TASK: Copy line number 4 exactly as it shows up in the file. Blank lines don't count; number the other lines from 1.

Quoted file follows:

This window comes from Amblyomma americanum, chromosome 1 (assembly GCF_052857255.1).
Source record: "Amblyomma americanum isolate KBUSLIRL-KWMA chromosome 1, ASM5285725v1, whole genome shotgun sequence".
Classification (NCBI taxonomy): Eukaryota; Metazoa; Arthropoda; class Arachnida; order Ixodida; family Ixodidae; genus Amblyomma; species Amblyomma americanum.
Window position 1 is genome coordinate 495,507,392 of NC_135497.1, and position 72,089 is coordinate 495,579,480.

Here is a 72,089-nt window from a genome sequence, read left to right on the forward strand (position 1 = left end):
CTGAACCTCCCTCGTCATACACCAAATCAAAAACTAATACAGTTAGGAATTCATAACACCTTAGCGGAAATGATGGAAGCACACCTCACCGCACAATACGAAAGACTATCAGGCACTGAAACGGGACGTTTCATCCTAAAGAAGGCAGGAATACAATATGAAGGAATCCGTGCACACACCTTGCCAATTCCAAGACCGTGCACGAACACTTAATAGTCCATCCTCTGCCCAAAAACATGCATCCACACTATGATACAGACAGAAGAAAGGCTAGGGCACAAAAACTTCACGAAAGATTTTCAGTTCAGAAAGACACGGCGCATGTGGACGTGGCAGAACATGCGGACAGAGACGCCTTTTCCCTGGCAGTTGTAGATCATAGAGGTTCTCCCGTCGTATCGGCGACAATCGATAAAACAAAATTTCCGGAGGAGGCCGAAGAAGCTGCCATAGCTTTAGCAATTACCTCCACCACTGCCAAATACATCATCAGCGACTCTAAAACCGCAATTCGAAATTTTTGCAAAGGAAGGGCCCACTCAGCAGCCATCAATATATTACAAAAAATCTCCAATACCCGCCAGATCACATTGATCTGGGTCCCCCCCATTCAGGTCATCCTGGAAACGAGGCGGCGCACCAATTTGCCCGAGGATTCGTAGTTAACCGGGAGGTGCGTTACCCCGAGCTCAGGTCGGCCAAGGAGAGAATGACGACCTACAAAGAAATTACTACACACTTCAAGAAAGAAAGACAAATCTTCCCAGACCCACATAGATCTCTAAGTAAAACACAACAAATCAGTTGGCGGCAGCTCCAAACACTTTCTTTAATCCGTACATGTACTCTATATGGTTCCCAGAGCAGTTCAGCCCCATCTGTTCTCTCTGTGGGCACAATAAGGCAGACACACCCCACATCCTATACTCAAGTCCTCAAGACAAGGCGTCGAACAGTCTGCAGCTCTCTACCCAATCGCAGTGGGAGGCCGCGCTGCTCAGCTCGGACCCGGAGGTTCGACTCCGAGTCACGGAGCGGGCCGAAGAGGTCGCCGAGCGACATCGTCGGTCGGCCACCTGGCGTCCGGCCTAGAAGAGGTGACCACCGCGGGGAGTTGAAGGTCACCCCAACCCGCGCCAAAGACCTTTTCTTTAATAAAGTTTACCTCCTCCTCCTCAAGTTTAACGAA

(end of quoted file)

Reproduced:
Window position 1 is genome coordinate 495,507,392 of NC_135497.1, and position 72,089 is coordinate 495,579,480.